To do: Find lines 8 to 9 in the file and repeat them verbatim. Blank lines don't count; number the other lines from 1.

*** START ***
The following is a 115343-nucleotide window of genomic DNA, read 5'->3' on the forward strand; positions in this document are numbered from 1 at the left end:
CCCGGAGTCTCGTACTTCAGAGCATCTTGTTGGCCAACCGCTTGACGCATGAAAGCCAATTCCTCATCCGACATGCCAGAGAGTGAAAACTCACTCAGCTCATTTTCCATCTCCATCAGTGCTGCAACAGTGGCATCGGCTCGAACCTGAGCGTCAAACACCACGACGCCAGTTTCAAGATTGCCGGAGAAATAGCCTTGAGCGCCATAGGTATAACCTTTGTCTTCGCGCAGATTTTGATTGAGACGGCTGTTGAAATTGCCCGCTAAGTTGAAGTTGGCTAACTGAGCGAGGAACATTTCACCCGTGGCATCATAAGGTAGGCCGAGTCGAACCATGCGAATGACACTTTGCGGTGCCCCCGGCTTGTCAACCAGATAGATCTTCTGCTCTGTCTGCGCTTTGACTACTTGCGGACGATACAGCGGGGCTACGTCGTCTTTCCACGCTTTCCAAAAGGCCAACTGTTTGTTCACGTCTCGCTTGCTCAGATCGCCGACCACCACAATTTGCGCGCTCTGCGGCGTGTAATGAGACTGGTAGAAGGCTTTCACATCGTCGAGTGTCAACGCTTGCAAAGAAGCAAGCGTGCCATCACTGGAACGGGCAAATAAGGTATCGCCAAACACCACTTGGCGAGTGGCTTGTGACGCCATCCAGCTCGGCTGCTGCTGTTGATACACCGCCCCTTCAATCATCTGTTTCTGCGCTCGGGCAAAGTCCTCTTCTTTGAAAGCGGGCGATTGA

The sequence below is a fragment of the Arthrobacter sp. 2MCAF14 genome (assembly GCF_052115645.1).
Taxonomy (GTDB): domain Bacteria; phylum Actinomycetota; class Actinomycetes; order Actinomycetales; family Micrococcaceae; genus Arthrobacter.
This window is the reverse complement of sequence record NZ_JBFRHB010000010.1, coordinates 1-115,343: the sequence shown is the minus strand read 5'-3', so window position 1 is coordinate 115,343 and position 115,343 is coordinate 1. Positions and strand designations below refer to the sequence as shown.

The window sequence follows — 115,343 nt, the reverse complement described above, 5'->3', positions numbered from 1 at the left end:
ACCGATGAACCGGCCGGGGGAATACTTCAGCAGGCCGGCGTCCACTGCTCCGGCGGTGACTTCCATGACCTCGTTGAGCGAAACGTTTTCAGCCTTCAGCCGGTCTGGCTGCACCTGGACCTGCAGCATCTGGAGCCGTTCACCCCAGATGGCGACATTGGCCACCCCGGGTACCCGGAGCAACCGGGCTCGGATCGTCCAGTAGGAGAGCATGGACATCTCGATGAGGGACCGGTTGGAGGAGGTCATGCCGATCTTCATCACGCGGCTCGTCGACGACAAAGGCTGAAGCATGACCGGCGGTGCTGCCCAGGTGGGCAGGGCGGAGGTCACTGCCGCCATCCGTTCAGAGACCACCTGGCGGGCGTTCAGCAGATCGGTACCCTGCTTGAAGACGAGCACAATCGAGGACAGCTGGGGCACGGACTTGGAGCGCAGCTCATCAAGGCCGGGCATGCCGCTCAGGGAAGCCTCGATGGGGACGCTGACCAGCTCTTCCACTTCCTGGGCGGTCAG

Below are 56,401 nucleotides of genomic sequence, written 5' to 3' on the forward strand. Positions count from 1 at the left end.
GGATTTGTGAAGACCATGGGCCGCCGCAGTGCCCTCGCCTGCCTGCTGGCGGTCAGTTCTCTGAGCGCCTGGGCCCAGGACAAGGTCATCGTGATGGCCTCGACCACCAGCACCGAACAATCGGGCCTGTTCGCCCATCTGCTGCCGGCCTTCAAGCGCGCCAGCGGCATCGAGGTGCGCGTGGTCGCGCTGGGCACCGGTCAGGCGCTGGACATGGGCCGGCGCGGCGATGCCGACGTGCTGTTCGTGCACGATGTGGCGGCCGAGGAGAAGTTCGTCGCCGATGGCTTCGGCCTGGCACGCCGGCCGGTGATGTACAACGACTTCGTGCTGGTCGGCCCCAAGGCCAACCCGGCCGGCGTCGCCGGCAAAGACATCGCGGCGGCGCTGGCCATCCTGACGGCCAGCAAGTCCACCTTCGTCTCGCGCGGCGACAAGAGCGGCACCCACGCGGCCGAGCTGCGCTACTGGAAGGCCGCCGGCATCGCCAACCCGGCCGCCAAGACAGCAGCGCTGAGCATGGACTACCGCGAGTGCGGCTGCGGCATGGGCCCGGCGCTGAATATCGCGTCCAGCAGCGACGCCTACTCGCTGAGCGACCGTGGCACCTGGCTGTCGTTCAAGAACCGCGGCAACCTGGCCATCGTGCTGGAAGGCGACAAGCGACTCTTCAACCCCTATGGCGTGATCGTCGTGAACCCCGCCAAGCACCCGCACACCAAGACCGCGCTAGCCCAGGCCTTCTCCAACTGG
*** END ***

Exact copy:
Below are 56,401 nucleotides of genomic sequence, written 5' to 3' on the forward strand. Positions count from 1 at the left end.
GGATTTGTGAAGACCATGGGCCGCCGCAGTGCCCTCGCCTGCCTGCTGGCGGTCAGTTCTCTGAGCGCCTGGGCCCAGGACAAGGTCATCGTGATGGCCTCGACCACCAGCACCGAACAATCGGGCCTGTTCGCCCATCTGCTGCCGGCCTTCAAGCGCGCCAGCGGCATCGAGGTGCGCGTGGTCGCGCTGGGCACCGGTCAGGCGCTGGACATGGGCCGGCGCGGCGATGCCGACGTGCTGTTCGTGCACGATGTGGCGGCCGAGGAGAAGTTCGTCGCCGATGGCTTCGGCCTGGCACGCCGGCCGGTGATGTACAACGACTTCGTGCTGGTCGGCCCCAAGGCCAACCCGGCCGGCGTCGCCGGCAAAGACATCGCGGCGGCGCTGGCCATCCTGACGGCCAGCAAGTCCACCTTCGTCTCGCGCGGCGACAAGAGCGGCACCCACGCGGCCGAGCTGCGCTACTGGAAGGCCGCCGGCATCGCCAACCCGGCCGCCAAGACAGCAGCGCTGAGCATGGACTACCGCGAGTGCGGCTGCGGCATGGGCCCGGCGCTGAATATCGCGTCCAGCAGCGACGCCTACTCGCTGAGCGACCGTGGCACCTGGCTGTCGTTCAAGAACCGCGGCAACCTGGCCATCGTGCTGGAAGGCGACAAGCGACTCTTCAACCCCTATGGCGTGATCGTCGTGAACCCCGCCAAGCACCCGCACACCAAGACCGCGCTAGCCCAGGCCTTCTCCAACTGG